Florida Rep. Alan Grayson and the tea party
If you missed it, Roll Call's Nathan Gonzales has a must-read story on connections between Rep. Alan Grayson (D-Fla.) and the Florida Tea Party, the third party with multiple candidates on the November ballot that has been called a sham by Republicans and tea party activists alike. There's a lot of innuendo, but there's also this connection:
The Florida Tea Party was founded in August by attorney Fred O’Neal. Egoroff later signed on as communications director, and the party (including Dunmire’s Congressional candidacy) is promoted by Orlando political consultant Doug Guetzloe. Guetzloe and Egoroff were suspended by the Florida Republican Party late last year, but there are differences of opinion about why that happened.
An extensive June 14 Orlando Sentinel article detailed multiple connections between Grayson and Guetzloe. The Congressman appointed Guetzloe to a small-business advisory panel, and Guetzloe’s son interned in Grayson’s Congressional office. In addition, Republicans note that the two men have a financial connection since Grayson is running campaign ads on Guetzloe’s conservative radio show.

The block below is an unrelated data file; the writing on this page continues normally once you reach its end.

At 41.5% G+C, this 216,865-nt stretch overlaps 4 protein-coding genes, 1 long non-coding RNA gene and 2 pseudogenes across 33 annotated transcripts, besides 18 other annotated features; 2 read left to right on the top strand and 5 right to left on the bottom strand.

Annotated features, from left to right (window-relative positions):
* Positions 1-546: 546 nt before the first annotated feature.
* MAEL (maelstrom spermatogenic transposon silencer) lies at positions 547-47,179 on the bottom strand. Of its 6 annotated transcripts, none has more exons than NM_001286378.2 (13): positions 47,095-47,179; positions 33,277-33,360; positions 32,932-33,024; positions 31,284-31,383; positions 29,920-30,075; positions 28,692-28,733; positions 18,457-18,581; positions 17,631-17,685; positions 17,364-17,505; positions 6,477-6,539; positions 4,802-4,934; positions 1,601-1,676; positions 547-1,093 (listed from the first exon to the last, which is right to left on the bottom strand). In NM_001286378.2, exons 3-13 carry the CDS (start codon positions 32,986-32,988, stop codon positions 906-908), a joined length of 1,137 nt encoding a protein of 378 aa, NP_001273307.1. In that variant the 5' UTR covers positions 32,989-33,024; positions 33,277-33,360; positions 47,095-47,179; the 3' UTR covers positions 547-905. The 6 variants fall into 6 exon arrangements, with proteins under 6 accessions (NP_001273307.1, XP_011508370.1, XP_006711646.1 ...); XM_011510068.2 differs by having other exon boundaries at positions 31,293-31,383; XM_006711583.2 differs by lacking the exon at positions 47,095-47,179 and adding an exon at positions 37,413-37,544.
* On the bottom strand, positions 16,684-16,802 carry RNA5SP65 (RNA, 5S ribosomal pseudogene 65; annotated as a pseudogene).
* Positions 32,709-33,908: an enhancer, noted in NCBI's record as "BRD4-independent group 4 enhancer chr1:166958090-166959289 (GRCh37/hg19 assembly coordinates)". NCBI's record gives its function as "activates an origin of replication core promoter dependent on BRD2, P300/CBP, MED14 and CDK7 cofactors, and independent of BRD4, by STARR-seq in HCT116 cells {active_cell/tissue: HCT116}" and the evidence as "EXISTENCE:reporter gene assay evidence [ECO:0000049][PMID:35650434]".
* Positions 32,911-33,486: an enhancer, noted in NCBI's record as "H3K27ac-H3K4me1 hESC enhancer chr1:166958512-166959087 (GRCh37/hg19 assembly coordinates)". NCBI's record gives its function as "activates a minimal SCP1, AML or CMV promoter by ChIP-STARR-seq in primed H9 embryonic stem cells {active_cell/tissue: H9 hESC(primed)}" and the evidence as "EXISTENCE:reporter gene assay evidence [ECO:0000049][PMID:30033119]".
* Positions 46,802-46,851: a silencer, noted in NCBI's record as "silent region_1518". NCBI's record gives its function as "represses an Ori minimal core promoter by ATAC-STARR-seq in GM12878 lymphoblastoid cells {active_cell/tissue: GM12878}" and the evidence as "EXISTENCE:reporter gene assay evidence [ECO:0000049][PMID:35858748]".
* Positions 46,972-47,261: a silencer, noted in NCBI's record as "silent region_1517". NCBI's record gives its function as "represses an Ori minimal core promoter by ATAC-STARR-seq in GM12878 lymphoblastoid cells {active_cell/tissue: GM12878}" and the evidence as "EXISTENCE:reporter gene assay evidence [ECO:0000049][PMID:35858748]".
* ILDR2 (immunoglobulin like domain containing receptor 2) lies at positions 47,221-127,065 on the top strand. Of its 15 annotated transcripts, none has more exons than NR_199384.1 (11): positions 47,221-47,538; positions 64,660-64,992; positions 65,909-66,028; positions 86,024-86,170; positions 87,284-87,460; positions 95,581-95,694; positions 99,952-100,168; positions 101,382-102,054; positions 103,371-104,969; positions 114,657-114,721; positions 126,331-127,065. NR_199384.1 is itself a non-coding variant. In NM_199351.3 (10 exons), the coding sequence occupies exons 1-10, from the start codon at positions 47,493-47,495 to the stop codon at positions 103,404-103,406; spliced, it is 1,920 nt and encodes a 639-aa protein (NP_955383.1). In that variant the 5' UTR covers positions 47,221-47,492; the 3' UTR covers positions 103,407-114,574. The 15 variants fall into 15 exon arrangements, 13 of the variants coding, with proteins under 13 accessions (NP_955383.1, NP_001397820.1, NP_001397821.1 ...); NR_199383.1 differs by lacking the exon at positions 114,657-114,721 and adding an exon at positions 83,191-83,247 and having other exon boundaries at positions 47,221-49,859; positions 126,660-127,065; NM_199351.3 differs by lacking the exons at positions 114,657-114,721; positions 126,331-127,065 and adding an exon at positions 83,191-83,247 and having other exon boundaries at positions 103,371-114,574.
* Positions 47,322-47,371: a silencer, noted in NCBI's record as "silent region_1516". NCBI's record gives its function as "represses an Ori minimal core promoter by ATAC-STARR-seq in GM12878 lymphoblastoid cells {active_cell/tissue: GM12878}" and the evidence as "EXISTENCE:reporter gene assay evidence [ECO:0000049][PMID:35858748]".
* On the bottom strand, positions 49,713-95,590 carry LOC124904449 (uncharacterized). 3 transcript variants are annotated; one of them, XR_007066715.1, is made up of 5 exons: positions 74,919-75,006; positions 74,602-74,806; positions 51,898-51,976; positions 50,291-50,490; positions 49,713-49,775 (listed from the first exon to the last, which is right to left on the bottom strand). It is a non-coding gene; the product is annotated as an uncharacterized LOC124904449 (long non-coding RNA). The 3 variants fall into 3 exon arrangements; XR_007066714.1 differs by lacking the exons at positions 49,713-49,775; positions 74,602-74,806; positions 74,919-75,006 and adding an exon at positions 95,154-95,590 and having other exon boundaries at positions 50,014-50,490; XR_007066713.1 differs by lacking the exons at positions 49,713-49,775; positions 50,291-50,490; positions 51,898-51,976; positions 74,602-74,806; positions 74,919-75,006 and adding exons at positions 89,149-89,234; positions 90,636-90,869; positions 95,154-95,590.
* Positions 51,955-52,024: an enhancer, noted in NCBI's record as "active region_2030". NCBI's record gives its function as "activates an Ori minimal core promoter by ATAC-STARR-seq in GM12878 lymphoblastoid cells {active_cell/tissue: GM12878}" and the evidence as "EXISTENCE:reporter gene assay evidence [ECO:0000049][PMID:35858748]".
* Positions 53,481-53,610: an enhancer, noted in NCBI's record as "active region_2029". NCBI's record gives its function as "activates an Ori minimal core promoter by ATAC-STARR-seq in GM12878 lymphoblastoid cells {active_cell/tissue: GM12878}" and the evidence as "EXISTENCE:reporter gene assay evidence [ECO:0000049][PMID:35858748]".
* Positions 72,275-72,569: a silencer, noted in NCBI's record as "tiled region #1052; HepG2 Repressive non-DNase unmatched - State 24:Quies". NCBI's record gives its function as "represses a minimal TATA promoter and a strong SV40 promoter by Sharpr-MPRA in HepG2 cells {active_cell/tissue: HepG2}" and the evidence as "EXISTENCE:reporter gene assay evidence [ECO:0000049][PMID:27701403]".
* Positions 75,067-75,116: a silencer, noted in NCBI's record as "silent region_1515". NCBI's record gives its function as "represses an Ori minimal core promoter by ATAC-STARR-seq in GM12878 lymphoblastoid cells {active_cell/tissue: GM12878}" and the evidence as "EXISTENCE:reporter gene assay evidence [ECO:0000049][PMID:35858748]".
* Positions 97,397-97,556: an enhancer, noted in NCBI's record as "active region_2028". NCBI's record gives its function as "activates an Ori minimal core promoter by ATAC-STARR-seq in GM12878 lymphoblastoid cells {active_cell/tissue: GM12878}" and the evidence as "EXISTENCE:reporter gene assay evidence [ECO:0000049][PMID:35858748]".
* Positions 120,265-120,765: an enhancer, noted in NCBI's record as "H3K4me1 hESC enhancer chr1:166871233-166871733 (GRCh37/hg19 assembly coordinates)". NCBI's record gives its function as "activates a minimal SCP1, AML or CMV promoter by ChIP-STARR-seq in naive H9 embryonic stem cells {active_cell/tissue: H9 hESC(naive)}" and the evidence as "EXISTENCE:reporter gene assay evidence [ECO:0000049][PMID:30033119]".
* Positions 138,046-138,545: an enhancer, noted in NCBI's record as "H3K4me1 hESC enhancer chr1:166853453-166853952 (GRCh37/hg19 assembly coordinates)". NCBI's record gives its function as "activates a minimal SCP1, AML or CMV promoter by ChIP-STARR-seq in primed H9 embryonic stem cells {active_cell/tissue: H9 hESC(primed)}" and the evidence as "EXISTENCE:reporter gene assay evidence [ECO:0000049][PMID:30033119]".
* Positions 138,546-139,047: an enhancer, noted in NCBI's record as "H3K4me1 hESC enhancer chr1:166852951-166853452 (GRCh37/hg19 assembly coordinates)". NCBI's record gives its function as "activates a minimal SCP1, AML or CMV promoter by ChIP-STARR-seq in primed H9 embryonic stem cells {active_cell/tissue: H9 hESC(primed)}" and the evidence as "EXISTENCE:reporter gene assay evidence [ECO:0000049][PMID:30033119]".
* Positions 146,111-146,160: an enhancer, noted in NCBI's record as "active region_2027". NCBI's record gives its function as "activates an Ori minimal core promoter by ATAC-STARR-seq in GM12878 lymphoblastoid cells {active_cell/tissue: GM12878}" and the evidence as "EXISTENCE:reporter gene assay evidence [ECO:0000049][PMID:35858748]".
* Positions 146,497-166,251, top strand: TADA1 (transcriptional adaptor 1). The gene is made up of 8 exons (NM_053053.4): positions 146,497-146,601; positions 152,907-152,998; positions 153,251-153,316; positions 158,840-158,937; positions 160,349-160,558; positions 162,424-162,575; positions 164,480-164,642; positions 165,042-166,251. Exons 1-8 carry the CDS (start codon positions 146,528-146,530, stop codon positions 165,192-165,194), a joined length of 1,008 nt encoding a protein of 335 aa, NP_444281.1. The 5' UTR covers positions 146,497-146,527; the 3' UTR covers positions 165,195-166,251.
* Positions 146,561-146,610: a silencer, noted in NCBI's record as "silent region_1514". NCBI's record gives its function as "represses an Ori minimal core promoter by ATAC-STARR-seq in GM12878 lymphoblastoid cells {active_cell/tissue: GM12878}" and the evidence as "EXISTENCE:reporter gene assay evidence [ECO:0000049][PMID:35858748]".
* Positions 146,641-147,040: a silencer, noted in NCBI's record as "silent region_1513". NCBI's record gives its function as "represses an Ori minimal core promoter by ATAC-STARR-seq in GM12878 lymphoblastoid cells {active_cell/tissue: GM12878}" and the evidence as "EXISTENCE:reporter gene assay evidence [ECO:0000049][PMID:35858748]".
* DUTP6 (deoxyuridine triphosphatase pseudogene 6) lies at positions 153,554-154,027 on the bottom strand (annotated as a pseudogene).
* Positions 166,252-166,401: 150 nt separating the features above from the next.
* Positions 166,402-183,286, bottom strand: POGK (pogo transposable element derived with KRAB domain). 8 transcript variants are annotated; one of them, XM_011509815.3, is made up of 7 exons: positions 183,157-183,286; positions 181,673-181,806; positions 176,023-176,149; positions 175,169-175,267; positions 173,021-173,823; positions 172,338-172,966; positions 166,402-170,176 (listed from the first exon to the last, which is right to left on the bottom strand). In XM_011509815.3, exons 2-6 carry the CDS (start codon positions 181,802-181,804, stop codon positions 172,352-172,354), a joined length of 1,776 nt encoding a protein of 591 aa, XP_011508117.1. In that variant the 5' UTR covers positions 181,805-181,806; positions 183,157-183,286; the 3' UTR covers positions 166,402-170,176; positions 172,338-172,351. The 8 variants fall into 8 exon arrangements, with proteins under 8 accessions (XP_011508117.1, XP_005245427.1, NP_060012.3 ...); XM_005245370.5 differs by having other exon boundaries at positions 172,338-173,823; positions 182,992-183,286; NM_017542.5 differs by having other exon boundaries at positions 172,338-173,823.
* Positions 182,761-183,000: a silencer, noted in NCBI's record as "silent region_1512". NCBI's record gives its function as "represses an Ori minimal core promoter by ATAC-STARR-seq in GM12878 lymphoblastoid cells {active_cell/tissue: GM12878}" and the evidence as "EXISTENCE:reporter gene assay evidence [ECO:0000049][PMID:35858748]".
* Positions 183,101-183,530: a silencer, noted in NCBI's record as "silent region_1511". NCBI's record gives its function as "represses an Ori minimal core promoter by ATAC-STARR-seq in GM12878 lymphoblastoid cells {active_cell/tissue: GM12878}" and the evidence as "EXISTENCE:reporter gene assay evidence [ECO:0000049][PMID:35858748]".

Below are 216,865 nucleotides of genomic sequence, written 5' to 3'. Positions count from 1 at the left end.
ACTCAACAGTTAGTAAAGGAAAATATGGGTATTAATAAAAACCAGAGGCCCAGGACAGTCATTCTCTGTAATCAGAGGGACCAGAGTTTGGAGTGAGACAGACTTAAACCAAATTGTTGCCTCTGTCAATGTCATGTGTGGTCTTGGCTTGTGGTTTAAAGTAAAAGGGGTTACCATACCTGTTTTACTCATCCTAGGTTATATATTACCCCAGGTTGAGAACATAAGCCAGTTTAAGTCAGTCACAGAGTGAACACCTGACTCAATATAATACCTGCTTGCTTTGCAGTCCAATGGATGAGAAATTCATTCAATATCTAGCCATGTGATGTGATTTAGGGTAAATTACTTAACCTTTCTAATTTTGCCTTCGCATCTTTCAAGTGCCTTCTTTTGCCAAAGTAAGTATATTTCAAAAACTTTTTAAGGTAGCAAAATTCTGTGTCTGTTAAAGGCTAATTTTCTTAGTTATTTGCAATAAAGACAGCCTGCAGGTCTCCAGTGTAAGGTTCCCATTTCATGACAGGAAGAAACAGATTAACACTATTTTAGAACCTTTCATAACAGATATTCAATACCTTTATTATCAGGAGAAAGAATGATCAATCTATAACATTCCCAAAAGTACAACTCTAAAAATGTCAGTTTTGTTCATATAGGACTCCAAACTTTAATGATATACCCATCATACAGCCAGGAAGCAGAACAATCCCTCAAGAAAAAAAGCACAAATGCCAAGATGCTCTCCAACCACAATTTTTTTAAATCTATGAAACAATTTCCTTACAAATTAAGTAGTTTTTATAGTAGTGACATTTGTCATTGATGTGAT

Now, it shouldn't be a surprise that Grayson does work with conservatives. That's not a sham. He worked with Rep. Ron Paul (R-Tex.) to pass the "audit the Fed" amendment in the House, and according to Paul staffers, worked hard to ingratiate himself with Paul. Grayson offered to speak at 2009 tea parties in Florida and was denied. But Grayson stands to benefit if conservatives vote for the Tea Party candidate, Peg Dunmire, in his district. And GOP-supporting tea partyers -- that is, most tea partyers -- have been tenacious in their attacks on third party candidates who appear to ease the path to re-election for Democrats. Look at Scott Ashjian in Nevada, whose poll numbers plunged after the Tea Party Express ran ads calling him a fraud.
June 22, 2010; 4:44 PM ET
Categories: 2010 Election , Tea Party
Save & Share: Previous: Republicans criticize McChrystal comments but don't call for his firing
Next: The Weekly Standard takes on Glenn Beck